August 15, 2012

Hey John Sununu, Soledad O'Brien is Right!

CNN’s Soledad O’Brien went toe-to-toe with John Sununu on whether the Affordable Care Act (ACA) cuts Medicare spending by some $700 billion, which is what former Olympic organizer Mitt Romney, his running mate Rep. Paul Ryan (R-WI) and a host of surrogates are claiming.

 In her discussion with Sununu, O’Brien pushes back quite hard that the ACA reduces the growth in Medicare spending; it does not reduce Medicare benefits. You can watch the exchange here, courtesy of the folks at, (including the part where Sununu tells her to put an Obama bumper sticker on her forehead) and where he mentions pages 13 and 14 of the Congressional Budget Office’s letter to House Speaker John Boehner. Sununu insists the CBO letter states there is a reduction in benefits.

Here’s what the report says about Medicare on pages 13 and 14:
Effects on Spending for Medicare, Medicaid and Other Programs
 Many of the other provisions that would be repealed by enacting HR 6079 affect spending for Medicare, Medicaid and other federal programs.  The ACA made numerous changes to payment rates and payment rules in those programs, established a voluntary federal program for long-term care insurance through the Community Living Assistance Services and Support (CLASS) provisions,  and made certain other change to federal health programs. In total , CBO estimates that repealing those provisions would increase net federal spending by $711 billion over the 2013- 2022 period. 

Spending for Medicare would increase by an estimated $716 billion over that 2013-2022 period. Federal spending for Medicaid and CHP by about $25 billion from repealing the non-coverage provisions of the ACA, and direct spending for other programs would decrease by about $30 billion, CBO estimates.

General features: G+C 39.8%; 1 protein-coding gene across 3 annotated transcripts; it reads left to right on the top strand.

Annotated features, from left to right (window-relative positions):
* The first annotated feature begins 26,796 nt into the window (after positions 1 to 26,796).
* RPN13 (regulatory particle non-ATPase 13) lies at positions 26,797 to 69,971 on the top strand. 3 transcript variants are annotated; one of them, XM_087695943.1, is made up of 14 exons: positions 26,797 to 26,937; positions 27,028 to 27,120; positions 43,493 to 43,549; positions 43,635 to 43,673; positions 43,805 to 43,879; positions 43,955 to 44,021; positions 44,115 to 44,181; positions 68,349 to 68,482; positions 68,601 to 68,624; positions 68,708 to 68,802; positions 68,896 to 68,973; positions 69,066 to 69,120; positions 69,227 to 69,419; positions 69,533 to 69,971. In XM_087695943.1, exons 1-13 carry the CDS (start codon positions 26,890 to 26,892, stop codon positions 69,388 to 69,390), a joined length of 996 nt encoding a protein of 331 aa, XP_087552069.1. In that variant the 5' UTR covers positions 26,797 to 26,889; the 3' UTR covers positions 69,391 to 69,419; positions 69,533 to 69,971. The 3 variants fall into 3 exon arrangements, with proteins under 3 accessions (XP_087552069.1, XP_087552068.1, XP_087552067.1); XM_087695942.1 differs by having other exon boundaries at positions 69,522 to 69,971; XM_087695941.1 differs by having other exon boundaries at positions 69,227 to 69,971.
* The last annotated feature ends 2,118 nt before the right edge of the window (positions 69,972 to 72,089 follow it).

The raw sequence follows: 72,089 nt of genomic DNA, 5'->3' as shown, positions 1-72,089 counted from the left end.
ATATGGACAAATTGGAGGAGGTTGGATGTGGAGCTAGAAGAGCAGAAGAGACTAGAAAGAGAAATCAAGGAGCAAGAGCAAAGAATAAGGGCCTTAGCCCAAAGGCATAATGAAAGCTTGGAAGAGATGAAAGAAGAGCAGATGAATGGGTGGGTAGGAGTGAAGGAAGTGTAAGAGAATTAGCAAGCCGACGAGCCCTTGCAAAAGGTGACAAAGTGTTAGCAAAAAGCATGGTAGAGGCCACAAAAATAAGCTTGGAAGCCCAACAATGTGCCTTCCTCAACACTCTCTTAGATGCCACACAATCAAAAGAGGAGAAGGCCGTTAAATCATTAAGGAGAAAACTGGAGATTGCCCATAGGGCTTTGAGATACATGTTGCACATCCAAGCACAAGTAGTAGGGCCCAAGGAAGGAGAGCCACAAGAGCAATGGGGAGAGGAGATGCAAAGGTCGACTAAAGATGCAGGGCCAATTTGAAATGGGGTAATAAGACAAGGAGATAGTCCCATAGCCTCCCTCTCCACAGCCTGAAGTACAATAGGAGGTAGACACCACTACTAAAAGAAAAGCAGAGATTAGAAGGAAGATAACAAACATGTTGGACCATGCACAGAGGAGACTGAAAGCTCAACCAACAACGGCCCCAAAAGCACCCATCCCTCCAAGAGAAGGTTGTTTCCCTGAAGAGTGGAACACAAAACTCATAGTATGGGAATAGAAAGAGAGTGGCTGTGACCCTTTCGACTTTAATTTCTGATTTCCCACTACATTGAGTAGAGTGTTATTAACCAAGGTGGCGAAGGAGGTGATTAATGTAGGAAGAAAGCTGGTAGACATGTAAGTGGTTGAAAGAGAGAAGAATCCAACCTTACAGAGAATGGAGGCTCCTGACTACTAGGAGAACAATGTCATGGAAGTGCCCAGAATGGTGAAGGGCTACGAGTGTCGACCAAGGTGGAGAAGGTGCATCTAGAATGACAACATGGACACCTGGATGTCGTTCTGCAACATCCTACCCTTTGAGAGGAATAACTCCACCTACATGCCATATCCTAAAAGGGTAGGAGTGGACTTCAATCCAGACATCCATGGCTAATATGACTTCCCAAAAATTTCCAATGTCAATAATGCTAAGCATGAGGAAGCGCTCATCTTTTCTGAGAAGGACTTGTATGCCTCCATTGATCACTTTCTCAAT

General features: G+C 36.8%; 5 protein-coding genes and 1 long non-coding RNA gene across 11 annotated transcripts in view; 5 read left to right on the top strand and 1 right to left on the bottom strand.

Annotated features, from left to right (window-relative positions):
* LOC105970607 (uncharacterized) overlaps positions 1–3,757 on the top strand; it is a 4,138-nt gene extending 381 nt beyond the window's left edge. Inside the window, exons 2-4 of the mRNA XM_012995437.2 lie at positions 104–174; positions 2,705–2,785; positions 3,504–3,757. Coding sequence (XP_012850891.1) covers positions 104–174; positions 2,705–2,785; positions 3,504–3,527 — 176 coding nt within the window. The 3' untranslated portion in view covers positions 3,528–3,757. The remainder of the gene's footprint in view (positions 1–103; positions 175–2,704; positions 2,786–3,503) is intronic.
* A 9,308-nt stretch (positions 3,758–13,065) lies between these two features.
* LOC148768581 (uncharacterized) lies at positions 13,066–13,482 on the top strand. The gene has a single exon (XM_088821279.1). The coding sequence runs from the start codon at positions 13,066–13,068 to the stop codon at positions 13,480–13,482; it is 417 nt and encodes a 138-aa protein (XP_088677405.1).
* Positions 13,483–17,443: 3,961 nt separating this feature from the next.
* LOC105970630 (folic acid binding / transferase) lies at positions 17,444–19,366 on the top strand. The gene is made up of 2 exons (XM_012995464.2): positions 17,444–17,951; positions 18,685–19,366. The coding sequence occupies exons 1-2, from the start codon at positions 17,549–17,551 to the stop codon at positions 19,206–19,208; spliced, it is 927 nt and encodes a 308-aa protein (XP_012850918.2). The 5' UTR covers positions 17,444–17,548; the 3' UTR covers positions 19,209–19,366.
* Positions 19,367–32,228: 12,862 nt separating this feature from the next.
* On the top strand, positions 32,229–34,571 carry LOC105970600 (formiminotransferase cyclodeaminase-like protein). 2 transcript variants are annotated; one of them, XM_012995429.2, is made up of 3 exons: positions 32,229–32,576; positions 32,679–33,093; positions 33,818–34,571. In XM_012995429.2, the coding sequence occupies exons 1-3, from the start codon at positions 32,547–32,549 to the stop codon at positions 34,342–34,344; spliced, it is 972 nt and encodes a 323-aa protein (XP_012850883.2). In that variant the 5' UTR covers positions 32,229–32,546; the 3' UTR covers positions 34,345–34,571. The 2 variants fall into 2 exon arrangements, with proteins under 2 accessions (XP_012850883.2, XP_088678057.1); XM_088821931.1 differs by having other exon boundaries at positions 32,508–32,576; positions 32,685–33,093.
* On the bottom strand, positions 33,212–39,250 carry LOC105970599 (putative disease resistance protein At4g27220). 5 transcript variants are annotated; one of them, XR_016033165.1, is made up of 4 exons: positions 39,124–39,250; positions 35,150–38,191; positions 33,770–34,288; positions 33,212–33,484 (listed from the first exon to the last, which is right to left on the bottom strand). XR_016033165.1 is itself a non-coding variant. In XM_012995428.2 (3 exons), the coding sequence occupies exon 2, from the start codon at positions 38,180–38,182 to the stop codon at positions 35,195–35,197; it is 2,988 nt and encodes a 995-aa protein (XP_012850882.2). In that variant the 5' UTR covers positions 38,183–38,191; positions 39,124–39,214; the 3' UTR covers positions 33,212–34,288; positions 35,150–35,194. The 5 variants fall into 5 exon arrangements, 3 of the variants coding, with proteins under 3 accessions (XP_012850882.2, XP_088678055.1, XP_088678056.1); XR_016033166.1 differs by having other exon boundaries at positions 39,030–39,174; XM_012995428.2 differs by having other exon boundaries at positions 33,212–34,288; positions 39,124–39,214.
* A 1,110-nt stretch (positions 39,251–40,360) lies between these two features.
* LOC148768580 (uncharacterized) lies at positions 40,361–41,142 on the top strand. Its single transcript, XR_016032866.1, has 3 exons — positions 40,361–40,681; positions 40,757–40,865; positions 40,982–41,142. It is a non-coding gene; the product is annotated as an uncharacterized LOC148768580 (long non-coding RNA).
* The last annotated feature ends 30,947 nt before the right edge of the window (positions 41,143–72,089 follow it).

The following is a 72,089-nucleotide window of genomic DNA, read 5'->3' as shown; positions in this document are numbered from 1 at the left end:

Within Medicare, net increases in spending for the services covered by Part A (hospital insurance) and Part B (Medical insurance) would total $517 billion and $247 billion, respectively. Those increases would be partially offset by a $48 billion reduction in net spending on for Part D.  The provisions whose repeal would result in the largest increase in federal deficits include the following (all estimates are for the 2013-2022 period)
  • Repeal of the reduction in the annual updates to Medicare’ payment rates for most services in the fee-for-service sector (other than physcians’ services) would increase Medicare outlays by $415 billion (that figure excludes interaction between those provisions and others – namely the effects of those changes on payments to Medicare Advantage plans and collections of Part B premiums) Of that amount, higher payments for hospital services account for $260 billion; for skilled nursing services, $39 billion; for hospice services, $17 billion, for home health services, $66 billion, and for all other services, $33 billion.
  • Repeal of the new mechanism for setting payment rates in the Medicare Advantage program would increase Medicare outlays by $155 billion (before considering interactions with other provisions).
  • Repeal of the reduction in Medicaid and Medicare payments to hospitals that serve a large number of low-income patients, known as disproportionate share hospitals (DSH) would increase federal spending by $56 billion.
  • Repeal of other provisions pertaining to Medicare,  Medicaid, and CHIP (other than coverage-related provisions discussed earlier) would increase federal spending by $114 billion. That includes a $3 billion increase in spending from elimination the Independent Payment Advisory Board (IPAB). Under current law the IPAB would be required, under certain circumstances, to recommend changes in the Medicare program to reduce that program’s spending; such changes would to in automatically.
I see lots of statements regarding reductions in payments or changes in payment methodologies, but I’m hard-pressed to find the smoking gun referencing the benefit reductions we keep hearing so much about. Maybe I missed that, the same way the Republicans are missing that if they repeal the ACA, the deficit will increase.  Which means they’ll have to cut something else to make up for it.  

Duck, middle class America. Duck.

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